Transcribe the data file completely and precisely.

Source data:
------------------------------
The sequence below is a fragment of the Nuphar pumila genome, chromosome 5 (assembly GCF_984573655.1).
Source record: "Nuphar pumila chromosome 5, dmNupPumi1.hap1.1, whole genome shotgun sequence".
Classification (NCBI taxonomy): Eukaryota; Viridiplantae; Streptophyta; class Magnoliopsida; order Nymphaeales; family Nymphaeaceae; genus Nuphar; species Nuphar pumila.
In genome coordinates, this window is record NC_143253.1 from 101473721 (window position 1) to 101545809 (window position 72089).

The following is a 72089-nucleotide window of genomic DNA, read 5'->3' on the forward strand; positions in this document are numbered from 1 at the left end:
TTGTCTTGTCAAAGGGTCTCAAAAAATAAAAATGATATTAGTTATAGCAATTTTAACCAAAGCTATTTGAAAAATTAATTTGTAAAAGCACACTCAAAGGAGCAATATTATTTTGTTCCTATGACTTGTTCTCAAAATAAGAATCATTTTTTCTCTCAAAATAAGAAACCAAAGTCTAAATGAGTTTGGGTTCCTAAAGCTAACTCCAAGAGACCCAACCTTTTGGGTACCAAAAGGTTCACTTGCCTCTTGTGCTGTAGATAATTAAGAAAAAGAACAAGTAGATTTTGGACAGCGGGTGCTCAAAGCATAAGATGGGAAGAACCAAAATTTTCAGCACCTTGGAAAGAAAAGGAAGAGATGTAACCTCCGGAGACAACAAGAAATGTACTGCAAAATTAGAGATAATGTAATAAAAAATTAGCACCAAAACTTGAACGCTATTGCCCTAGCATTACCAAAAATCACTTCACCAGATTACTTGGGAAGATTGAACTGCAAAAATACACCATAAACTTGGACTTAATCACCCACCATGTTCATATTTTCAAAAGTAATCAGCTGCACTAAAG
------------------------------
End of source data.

The sequence below is a fragment of the Nuphar pumila genome, chromosome 5 (assembly GCF_984573655.1).
Source record: "Nuphar pumila chromosome 5, dmNupPumi1.hap1.1, whole genome shotgun sequence".
Classification (NCBI taxonomy): Eukaryota; Viridiplantae; Streptophyta; class Magnoliopsida; order Nymphaeales; family Nymphaeaceae; genus Nuphar; species Nuphar pumila.
In genome coordinates, this window is record NC_143253.1 from 101473721 (window position 1) to 101545809 (window position 72089).

The following is a 72089-nucleotide window of genomic DNA, read 5'->3' on the forward strand; positions in this document are numbered from 1 at the left end:
TTGTCTTGTCAAAGGGTCTCAAAAAATAAAAATGATATTAGTTATAGCAATTTTAACCAAAGCTATTTGAAAAATTAATTTGTAAAAGCACACTCAAAGGAGCAATATTATTTTGTTCCTATGACTTGTTCTCAAAATAAGAATCATTTTTTCTCTCAAAATAAGAAACCAAAGTCTAAATGAGTTTGGGTTCCTAAAGCTAACTCCAAGAGACCCAACCTTTTGGGTACCAAAAGGTTCACTTGCCTCTTGTGCTGTAGATAATTAAGAAAAAGAACAAGTAGATTTTGGACAGCGGGTGCTCAAAGCATAAGATGGGAAGAACCAAAATTTTCAGCACCTTGGAAAGAAAAGGAAGAGATGTAACCTCCGGAGACAACAAGAAATGTACTGCAAAATTAGAGATAATGTAATAAAAAATTAGCACCAAAACTTGAACGCTATTGCCCTAGCATTACCAAAAATCACTTCACCAGATTACTTGGGAAGATTGAACTGCAAAAATACACCATAAACTTGGACTTAATCACCCACCATGTTCATATTTTCAAAAGTAATCAGCTGCACTAAAG